One-Pot Synthesis of Substituted Ureas Directly from Primary Alcohols

Publications that describe novel and unusual transformations or interesting one-pot procedures always grab my attention and the latest paper by Chi Zang et al. in Synthesis eFirst is a prime example of this.

Zang set out to develop a phosgene and transition metal free, easily handled, and mild method to synthesise substituted ureas. In this paper Zang describes a one-pot transformation of primary alcohols and amines into unsymmetrical ureas (scheme 1). This work builds on and optimises some previous work from Zang’s group where they use iodobenzenedichloride and sodium azide in acetonitrile to convert primary alcohols into carbamoyl azides, albeit in low yields.

After screening a selection of solvents, hypervalent iodine reagents and the number of equivalents of reagents required Zang’s best conditions used 5 equivalents of iodobenzenedichloride and 10 equivalents of sodium azide in ethyl acetate.

To test the generality of these conditions a variety of primary alcohols were converted to their respective carbamoyl azides (table 1). It was found that, regardless of the electronic or steric properties of the alcohols, all of the reactions proceeded smoothly. It is also noteworthy that no racemisation was observed with chiral alkyl alcohol 1h (table 1, entry 8).

With the synthesis of the first stage of the reaction optimised Zang proceeded to test his hypothesis that both symmetrical and unsymmetrical ureas could be synthesised from alcohols. Zang chose 4-methylbenzyl alcohol (1b) and aniline as the model substrates and as expected, 1-phenyl-3-p-tolylurea (3a) was isolated in high yields (table 2). It was also shown that by increasing the number of equivalents of aniline a small improvement in the yield could be achieved as well as a reduction in the reaction time.

Utilising these reaction conditions Zang explored the range of anilines to gage the generality for this new one-pot procedure (table 3). Satisfyingly all of the anilines examined, which included electron poor, electron rich and sterically hindered molecules, produced the desired products in good to excellent yields. Alkyl amines (table 3, entries 11-13) also gave the desired ureas in good yields. Zang acknowledges that 8 equivalents of the amine coupling partner is not ideal but he does explain that a majority of this excess can be recovered by a simple workup and gave the example that 4-bromo-aniline was recovered in a 78% yield (table 3, entry 4).

On the basis of the above experimental results and his previous related work, a stagewise reaction mechanism for the present one-pot transformation of primary alcohols to substituted ureas is proposed: i) oxidation of the primary alcohols to the corresponding aldehydes, ii) conversion of the aldehydes into acyl azides, iii) formation of carbamoyl azides from the acyl azides via Curtius rearrangement and subsequent addition of hydrazoic acid, and iv) transformation of the carbamoyl azides with amines to the corresponding ureas (scheme 2).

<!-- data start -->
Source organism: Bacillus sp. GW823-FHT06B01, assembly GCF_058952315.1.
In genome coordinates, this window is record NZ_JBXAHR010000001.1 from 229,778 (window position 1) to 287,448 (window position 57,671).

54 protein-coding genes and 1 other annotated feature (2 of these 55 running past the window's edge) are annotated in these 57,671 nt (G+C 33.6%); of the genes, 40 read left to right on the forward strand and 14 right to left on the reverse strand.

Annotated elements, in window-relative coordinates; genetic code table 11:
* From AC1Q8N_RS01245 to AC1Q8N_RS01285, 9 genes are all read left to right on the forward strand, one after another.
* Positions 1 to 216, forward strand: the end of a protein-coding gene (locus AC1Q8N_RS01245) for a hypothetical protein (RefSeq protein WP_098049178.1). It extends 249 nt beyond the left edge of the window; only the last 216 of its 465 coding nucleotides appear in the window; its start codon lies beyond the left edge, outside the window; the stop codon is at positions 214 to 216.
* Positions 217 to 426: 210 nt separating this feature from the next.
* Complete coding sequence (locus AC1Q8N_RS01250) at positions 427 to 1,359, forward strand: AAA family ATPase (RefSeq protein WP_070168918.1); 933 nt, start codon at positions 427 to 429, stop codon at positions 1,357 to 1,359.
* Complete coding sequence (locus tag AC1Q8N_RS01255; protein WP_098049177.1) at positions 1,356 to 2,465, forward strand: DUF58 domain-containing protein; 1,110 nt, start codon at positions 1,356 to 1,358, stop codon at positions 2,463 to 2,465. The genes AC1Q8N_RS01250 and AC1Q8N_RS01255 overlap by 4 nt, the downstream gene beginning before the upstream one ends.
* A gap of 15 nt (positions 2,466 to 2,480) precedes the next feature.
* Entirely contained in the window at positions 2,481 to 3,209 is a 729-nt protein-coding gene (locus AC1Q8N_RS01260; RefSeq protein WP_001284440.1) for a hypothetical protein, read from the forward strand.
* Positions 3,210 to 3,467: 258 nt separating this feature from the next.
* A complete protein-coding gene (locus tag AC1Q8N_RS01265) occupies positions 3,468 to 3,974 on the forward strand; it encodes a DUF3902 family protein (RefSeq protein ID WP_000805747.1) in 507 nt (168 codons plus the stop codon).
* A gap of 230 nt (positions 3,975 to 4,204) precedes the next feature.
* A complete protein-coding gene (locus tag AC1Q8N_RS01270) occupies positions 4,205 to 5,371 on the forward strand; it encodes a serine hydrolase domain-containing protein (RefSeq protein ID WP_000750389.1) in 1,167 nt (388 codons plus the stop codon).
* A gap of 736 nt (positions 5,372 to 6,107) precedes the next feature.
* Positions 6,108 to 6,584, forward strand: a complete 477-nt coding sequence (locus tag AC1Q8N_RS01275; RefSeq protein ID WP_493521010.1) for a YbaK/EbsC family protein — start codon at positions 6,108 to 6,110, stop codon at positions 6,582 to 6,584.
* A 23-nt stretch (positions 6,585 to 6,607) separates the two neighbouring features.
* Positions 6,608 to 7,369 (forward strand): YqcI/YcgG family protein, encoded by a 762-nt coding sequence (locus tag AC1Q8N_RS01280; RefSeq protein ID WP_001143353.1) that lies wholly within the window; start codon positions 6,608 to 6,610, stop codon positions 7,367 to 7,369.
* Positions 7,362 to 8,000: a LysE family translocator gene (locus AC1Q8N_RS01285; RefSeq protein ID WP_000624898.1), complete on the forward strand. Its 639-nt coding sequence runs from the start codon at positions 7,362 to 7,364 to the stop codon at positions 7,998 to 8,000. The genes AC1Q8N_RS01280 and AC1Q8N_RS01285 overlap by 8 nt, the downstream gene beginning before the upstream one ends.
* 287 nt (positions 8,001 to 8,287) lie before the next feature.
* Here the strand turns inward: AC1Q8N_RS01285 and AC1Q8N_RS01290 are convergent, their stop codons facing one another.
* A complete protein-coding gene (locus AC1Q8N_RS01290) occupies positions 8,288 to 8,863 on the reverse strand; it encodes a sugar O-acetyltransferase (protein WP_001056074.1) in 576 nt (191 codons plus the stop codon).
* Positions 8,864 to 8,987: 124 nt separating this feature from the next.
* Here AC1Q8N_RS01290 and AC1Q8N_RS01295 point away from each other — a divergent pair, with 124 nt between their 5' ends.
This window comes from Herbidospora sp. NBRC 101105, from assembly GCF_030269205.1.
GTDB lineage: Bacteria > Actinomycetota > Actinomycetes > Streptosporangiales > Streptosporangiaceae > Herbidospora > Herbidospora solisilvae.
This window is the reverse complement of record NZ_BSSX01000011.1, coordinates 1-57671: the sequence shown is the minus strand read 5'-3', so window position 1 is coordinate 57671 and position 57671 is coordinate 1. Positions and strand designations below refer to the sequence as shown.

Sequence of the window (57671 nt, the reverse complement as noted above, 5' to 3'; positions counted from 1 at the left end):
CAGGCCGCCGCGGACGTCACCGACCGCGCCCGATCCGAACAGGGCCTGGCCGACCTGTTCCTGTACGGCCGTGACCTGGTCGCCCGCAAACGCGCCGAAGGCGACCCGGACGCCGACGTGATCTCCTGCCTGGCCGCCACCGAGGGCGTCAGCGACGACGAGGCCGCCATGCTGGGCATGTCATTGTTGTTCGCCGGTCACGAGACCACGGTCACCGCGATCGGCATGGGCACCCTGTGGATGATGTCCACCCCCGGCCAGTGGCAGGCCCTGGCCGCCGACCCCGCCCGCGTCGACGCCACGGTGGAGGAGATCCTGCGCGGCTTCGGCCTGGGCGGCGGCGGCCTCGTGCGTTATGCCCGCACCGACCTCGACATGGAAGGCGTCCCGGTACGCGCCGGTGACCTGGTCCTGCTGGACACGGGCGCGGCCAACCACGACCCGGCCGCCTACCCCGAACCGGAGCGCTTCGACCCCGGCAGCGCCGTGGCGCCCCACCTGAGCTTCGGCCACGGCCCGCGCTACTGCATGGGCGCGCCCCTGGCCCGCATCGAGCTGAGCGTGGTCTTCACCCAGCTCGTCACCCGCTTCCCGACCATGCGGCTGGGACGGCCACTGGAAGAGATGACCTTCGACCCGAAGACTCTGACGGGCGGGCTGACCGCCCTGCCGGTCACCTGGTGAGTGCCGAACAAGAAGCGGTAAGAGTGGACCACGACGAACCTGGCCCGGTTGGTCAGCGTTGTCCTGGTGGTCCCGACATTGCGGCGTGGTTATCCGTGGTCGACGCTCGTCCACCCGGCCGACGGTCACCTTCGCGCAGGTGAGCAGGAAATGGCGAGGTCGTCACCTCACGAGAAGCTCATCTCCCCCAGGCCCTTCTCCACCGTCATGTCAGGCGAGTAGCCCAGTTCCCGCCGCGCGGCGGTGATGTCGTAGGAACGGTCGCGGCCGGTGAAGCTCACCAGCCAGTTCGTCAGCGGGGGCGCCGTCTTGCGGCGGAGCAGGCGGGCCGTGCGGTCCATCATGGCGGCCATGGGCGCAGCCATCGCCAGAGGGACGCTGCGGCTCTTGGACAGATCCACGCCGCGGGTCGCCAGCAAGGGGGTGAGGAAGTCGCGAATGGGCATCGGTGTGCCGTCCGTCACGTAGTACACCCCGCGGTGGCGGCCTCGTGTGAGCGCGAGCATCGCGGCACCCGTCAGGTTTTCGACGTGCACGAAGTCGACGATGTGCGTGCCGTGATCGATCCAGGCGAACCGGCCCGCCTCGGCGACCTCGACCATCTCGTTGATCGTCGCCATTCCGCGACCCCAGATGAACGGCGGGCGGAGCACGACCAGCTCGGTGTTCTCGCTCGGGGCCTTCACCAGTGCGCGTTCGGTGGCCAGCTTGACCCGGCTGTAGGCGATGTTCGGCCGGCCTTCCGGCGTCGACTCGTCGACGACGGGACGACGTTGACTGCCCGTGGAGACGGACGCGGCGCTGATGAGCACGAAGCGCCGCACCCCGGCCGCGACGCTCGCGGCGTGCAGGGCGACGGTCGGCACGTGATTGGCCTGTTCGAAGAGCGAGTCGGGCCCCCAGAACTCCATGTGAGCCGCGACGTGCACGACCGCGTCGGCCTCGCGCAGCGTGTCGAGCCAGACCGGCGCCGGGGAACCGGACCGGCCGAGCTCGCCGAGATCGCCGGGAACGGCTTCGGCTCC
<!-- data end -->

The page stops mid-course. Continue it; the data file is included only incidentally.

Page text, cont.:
With this proposed mechanism Zang wanted to understand why the reaction gave higher yields when run in ethyl acetate compared to acetonitrile. He used benzyl alcohol to investigate the kinetic formation of benzaldehyde and benzoyl azide. The studies showed that the benzyl alcohol was completely oxidised to benzaldehyde within 30 minutes at 0 °C in both acetonitrile and ethyl acetate with only trace amounts of benzoyl azide observed. After stirring for a further 4 hours all of the benzaldehyde in ethyl acetate was converted to benzoyl azide but even after stirring for 5 hours only a small proportion of the benzaldehyde in acetonitrile was converted to benzoyl azide. [Bis(azido)iodo]benzene, the active intermediate generated when sodium azide is added iodobenzenedichloride, has been shown to be unstable at 0 °C and to decompose to iodobenzene and nitrogen gas. It was seen that in contrast to the reaction in ethyl acetate when the reaction was run in acetonitrile a large amount of gas was generated from the reaction mixture. A ligand-exchange experiment was undertaken to attempt to understand these differences. These results showed that the speed of the ligand-exchange reaction between iodobenzenedichloride and sodium azide is faster in acetonitrile than that in ethyl acetate; consequently, the concentration of the reactive intermediate [bis(azido)iodo]benzene would be higher in acetonitrile and thus kinetically result in the faster decomposition of [bis(azido)iodo]benzene.


In conclusion this paper demonstrates a phosgene and transition metal free, easily handled, and mild one-pot method to synthesise substituted ureas. It also includes a good explanation for the differences in yields that were observed when the reaction was run in different solvents. I believe that this methodology could be modified to synthesise carbamates in one-pot by the addition of an excess of an alcohol (instead of the amine) to the carbamoyl azide intermediate.

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